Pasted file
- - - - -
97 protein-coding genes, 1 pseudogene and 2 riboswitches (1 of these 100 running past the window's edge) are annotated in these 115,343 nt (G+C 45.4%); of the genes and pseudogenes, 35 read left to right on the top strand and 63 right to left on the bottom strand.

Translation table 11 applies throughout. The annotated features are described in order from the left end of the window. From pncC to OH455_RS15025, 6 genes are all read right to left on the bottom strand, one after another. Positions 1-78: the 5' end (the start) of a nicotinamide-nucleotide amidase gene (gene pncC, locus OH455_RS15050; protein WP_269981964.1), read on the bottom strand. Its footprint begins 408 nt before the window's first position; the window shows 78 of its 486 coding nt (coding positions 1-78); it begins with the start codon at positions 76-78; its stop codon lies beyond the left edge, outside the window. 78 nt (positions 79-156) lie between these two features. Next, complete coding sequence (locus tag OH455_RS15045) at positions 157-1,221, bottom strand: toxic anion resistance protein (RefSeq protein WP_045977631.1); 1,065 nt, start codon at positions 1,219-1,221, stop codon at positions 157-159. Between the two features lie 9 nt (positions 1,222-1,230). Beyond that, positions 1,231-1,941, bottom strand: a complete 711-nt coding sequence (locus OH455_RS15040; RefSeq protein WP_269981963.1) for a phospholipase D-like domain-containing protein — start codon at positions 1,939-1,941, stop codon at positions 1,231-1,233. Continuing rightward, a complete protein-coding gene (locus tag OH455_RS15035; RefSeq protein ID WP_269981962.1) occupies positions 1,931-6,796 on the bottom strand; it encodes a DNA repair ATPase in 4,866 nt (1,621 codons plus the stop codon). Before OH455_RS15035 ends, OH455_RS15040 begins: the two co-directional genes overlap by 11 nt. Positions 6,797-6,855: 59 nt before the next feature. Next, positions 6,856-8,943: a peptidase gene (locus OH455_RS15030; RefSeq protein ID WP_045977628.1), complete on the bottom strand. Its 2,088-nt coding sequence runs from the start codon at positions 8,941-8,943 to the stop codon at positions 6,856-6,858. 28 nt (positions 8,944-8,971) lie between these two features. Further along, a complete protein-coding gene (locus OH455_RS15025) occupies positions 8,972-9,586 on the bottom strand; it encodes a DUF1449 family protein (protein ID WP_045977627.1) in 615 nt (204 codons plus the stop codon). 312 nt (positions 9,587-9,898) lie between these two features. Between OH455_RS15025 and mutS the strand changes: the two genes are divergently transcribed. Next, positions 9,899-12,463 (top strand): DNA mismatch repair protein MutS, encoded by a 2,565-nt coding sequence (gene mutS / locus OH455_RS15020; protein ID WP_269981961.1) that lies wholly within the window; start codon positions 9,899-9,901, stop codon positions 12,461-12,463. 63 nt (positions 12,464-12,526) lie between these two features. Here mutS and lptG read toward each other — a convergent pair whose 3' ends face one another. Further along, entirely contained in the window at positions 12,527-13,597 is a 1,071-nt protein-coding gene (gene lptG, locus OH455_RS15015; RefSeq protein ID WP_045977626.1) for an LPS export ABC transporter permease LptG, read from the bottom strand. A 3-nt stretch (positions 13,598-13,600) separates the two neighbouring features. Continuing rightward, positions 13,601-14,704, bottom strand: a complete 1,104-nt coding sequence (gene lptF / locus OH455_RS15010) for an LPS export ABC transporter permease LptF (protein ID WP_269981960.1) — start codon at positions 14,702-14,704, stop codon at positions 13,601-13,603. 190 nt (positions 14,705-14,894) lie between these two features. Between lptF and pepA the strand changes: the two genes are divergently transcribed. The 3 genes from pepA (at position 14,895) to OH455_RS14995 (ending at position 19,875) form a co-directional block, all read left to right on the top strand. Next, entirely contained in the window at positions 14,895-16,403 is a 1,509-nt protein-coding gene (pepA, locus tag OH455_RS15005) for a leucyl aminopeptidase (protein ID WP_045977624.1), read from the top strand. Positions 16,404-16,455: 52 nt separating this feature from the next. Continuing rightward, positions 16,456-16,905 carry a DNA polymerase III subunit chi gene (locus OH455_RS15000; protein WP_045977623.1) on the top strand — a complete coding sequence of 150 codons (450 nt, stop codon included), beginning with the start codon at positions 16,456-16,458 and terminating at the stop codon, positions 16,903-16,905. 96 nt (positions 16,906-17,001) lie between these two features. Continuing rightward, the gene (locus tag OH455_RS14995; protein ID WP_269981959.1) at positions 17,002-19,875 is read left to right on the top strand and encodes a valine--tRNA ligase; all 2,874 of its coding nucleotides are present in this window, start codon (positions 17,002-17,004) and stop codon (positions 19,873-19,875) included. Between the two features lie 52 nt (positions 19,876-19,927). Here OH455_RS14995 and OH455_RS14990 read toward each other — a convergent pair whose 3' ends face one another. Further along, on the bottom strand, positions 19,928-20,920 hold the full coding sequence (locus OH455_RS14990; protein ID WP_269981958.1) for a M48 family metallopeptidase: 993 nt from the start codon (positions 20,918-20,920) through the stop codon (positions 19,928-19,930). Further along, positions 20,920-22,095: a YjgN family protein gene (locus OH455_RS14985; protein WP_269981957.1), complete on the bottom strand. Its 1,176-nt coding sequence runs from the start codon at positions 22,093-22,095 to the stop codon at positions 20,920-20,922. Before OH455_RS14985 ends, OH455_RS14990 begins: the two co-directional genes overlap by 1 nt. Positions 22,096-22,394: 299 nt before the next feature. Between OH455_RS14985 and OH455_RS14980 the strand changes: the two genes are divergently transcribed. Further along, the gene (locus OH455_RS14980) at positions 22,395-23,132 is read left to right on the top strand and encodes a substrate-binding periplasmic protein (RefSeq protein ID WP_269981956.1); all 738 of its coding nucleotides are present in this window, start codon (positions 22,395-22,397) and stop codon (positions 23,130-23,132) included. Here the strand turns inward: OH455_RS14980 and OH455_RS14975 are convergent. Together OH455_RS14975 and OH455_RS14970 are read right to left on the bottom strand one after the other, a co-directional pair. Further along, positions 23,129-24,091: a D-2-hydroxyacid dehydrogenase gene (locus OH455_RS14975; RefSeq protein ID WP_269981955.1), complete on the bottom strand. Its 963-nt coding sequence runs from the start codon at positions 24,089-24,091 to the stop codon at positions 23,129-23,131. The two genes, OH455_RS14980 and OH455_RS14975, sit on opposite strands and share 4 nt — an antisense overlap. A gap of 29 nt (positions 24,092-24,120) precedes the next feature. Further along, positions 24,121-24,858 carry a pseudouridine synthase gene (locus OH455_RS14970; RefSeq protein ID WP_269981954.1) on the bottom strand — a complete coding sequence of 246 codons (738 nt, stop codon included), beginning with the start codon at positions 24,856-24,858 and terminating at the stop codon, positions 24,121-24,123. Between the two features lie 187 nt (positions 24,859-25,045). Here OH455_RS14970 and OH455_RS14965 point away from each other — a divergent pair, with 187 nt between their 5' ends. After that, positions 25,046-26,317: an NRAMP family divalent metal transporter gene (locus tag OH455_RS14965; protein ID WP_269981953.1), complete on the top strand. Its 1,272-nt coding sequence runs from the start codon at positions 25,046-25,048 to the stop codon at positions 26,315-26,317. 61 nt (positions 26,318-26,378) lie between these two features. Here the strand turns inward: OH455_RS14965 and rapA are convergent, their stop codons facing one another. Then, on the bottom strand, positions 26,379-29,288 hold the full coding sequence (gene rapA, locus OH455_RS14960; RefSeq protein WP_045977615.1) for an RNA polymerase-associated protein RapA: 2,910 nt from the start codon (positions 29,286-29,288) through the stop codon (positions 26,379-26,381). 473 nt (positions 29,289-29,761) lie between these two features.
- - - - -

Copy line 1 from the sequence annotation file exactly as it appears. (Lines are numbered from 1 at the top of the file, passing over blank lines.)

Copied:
97 protein-coding genes, 1 pseudogene and 2 riboswitches (1 of these 100 running past the window's edge) are annotated in these 115,343 nt (G+C 45.4%); of the genes and pseudogenes, 35 read left to right on the top strand and 63 right to left on the bottom strand.